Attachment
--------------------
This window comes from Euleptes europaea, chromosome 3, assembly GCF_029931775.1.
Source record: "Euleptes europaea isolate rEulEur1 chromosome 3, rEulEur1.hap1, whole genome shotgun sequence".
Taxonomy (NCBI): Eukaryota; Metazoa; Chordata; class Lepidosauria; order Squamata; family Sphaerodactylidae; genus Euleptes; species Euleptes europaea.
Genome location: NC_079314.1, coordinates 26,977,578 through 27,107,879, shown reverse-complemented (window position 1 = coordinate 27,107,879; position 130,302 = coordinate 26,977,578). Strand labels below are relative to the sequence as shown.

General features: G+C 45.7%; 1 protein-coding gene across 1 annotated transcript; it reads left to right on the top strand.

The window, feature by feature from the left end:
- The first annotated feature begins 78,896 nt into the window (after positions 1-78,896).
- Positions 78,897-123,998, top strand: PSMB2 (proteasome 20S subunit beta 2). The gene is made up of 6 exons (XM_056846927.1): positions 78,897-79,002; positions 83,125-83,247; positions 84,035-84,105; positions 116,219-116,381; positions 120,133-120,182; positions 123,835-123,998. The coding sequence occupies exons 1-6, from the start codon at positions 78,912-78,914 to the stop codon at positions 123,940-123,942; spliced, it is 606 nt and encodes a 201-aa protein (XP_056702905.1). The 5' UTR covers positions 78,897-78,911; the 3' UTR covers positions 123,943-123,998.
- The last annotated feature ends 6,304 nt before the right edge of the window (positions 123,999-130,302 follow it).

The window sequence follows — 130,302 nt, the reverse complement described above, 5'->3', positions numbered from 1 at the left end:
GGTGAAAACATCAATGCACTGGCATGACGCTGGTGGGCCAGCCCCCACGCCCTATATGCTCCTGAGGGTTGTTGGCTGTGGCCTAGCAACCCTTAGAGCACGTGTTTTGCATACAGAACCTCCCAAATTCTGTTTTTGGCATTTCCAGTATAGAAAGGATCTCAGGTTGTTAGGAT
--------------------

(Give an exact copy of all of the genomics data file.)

This window comes from Euleptes europaea, chromosome 3, assembly GCF_029931775.1.
Source record: "Euleptes europaea isolate rEulEur1 chromosome 3, rEulEur1.hap1, whole genome shotgun sequence".
Taxonomy (NCBI): Eukaryota; Metazoa; Chordata; class Lepidosauria; order Squamata; family Sphaerodactylidae; genus Euleptes; species Euleptes europaea.
Genome location: NC_079314.1, coordinates 26,977,578 through 27,107,879, shown reverse-complemented (window position 1 = coordinate 27,107,879; position 130,302 = coordinate 26,977,578). Strand labels below are relative to the sequence as shown.

General features: G+C 45.7%; 1 protein-coding gene across 1 annotated transcript; it reads left to right on the top strand.

The window, feature by feature from the left end:
- The first annotated feature begins 78,896 nt into the window (after positions 1-78,896).
- Positions 78,897-123,998, top strand: PSMB2 (proteasome 20S subunit beta 2). The gene is made up of 6 exons (XM_056846927.1): positions 78,897-79,002; positions 83,125-83,247; positions 84,035-84,105; positions 116,219-116,381; positions 120,133-120,182; positions 123,835-123,998. The coding sequence occupies exons 1-6, from the start codon at positions 78,912-78,914 to the stop codon at positions 123,940-123,942; spliced, it is 606 nt and encodes a 201-aa protein (XP_056702905.1). The 5' UTR covers positions 78,897-78,911; the 3' UTR covers positions 123,943-123,998.
- The last annotated feature ends 6,304 nt before the right edge of the window (positions 123,999-130,302 follow it).

The window sequence follows — 130,302 nt, the reverse complement described above, 5'->3', positions numbered from 1 at the left end:
GGTGAAAACATCAATGCACTGGCATGACGCTGGTGGGCCAGCCCCCACGCCCTATATGCTCCTGAGGGTTGTTGGCTGTGGCCTAGCAACCCTTAGAGCACGTGTTTTGCATACAGAACCTCCCAAATTCTGTTTTTGGCATTTCCAGTATAGAAAGGATCTCAGGTTGTTAGGAT